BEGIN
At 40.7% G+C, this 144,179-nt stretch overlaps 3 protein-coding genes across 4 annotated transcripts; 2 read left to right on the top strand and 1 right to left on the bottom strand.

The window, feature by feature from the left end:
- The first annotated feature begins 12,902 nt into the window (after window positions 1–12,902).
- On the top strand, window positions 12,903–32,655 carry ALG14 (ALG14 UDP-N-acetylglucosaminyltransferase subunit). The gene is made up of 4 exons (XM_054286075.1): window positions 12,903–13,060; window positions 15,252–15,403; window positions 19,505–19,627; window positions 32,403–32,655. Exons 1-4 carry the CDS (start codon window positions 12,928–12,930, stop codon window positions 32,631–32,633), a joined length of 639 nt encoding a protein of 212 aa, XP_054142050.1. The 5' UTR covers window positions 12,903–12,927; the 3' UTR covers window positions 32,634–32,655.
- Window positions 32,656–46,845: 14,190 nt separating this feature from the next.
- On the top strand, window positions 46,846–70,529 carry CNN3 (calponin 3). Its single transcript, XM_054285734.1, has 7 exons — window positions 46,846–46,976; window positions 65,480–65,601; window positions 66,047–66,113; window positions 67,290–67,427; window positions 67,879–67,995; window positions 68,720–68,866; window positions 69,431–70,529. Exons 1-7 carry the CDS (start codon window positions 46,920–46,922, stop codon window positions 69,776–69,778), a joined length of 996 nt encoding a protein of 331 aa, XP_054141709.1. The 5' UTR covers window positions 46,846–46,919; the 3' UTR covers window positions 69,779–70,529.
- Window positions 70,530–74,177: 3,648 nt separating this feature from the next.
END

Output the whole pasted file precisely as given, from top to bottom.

At 40.7% G+C, this 144,179-nt stretch overlaps 3 protein-coding genes across 4 annotated transcripts; 2 read left to right on the top strand and 1 right to left on the bottom strand.

The window, feature by feature from the left end:
- The first annotated feature begins 12,902 nt into the window (after window positions 1–12,902).
- On the top strand, window positions 12,903–32,655 carry ALG14 (ALG14 UDP-N-acetylglucosaminyltransferase subunit). The gene is made up of 4 exons (XM_054286075.1): window positions 12,903–13,060; window positions 15,252–15,403; window positions 19,505–19,627; window positions 32,403–32,655. Exons 1-4 carry the CDS (start codon window positions 12,928–12,930, stop codon window positions 32,631–32,633), a joined length of 639 nt encoding a protein of 212 aa, XP_054142050.1. The 5' UTR covers window positions 12,903–12,927; the 3' UTR covers window positions 32,634–32,655.
- Window positions 32,656–46,845: 14,190 nt separating this feature from the next.
- On the top strand, window positions 46,846–70,529 carry CNN3 (calponin 3). Its single transcript, XM_054285734.1, has 7 exons — window positions 46,846–46,976; window positions 65,480–65,601; window positions 66,047–66,113; window positions 67,290–67,427; window positions 67,879–67,995; window positions 68,720–68,866; window positions 69,431–70,529. Exons 1-7 carry the CDS (start codon window positions 46,920–46,922, stop codon window positions 69,776–69,778), a joined length of 996 nt encoding a protein of 331 aa, XP_054141709.1. The 5' UTR covers window positions 46,846–46,919; the 3' UTR covers window positions 69,779–70,529.
- Window positions 70,530–74,177: 3,648 nt separating this feature from the next.